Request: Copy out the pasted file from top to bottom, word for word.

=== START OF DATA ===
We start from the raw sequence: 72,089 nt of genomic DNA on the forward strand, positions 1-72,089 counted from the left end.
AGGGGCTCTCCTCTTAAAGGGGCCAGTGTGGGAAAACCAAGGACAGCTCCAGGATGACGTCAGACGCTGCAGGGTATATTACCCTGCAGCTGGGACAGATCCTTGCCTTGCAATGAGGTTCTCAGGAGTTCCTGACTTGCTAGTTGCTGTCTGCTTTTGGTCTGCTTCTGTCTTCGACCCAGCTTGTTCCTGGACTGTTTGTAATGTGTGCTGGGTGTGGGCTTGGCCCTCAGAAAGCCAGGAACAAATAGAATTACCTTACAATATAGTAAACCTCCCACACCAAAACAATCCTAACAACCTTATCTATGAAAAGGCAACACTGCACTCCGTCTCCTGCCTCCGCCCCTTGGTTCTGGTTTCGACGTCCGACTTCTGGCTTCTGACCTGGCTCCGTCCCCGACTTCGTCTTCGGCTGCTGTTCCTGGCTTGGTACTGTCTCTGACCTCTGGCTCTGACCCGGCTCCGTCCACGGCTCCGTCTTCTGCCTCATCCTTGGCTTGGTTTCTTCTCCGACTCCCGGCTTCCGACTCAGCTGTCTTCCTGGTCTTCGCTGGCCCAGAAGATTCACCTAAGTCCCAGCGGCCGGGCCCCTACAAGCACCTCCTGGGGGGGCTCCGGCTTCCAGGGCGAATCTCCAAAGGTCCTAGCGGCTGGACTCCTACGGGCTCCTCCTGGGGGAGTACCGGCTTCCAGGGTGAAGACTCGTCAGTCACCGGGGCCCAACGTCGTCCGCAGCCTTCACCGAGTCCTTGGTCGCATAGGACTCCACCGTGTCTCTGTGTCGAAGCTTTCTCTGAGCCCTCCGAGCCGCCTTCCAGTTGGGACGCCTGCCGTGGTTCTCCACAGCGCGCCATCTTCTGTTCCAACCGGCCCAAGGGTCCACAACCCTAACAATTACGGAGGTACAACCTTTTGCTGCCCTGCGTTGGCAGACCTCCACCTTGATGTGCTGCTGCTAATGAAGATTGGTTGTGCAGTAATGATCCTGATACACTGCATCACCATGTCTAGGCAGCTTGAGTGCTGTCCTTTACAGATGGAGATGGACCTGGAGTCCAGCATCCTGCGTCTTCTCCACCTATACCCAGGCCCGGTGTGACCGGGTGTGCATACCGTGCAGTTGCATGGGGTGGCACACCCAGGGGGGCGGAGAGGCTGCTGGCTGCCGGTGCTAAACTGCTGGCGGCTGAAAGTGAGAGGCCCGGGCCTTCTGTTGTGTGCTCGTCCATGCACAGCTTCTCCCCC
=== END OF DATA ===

We start from the raw sequence: 72,089 nt of genomic DNA on the forward strand, positions 1-72,089 counted from the left end.
AGGGGCTCTCCTCTTAAAGGGGCCAGTGTGGGAAAACCAAGGACAGCTCCAGGATGACGTCAGACGCTGCAGGGTATATTACCCTGCAGCTGGGACAGATCCTTGCCTTGCAATGAGGTTCTCAGGAGTTCCTGACTTGCTAGTTGCTGTCTGCTTTTGGTCTGCTTCTGTCTTCGACCCAGCTTGTTCCTGGACTGTTTGTAATGTGTGCTGGGTGTGGGCTTGGCCCTCAGAAAGCCAGGAACAAATAGAATTACCTTACAATATAGTAAACCTCCCACACCAAAACAATCCTAACAACCTTATCTATGAAAAGGCAACACTGCACTCCGTCTCCTGCCTCCGCCCCTTGGTTCTGGTTTCGACGTCCGACTTCTGGCTTCTGACCTGGCTCCGTCCCCGACTTCGTCTTCGGCTGCTGTTCCTGGCTTGGTACTGTCTCTGACCTCTGGCTCTGACCCGGCTCCGTCCACGGCTCCGTCTTCTGCCTCATCCTTGGCTTGGTTTCTTCTCCGACTCCCGGCTTCCGACTCAGCTGTCTTCCTGGTCTTCGCTGGCCCAGAAGATTCACCTAAGTCCCAGCGGCCGGGCCCCTACAAGCACCTCCTGGGGGGGCTCCGGCTTCCAGGGCGAATCTCCAAAGGTCCTAGCGGCTGGACTCCTACGGGCTCCTCCTGGGGGAGTACCGGCTTCCAGGGTGAAGACTCGTCAGTCACCGGGGCCCAACGTCGTCCGCAGCCTTCACCGAGTCCTTGGTCGCATAGGACTCCACCGTGTCTCTGTGTCGAAGCTTTCTCTGAGCCCTCCGAGCCGCCTTCCAGTTGGGACGCCTGCCGTGGTTCTCCACAGCGCGCCATCTTCTGTTCCAACCGGCCCAAGGGTCCACAACCCTAACAATTACGGAGGTACAACCTTTTGCTGCCCTGCGTTGGCAGACCTCCACCTTGATGTGCTGCTGCTAATGAAGATTGGTTGTGCAGTAATGATCCTGATACACTGCATCACCATGTCTAGGCAGCTTGAGTGCTGTCCTTTACAGATGGAGATGGACCTGGAGTCCAGCATCCTGCGTCTTCTCCACCTATACCCAGGCCCGGTGTGACCGGGTGTGCATACCGTGCAGTTGCATGGGGTGGCACACCCAGGGGGGCGGAGAGGCTGCTGGCTGCCGGTGCTAAACTGCTGGCGGCTGAAAGTGAGAGGCCCGGGCCTTCTGTTGTGTGCTCGTCCATGCACAGCTTCTCCCCC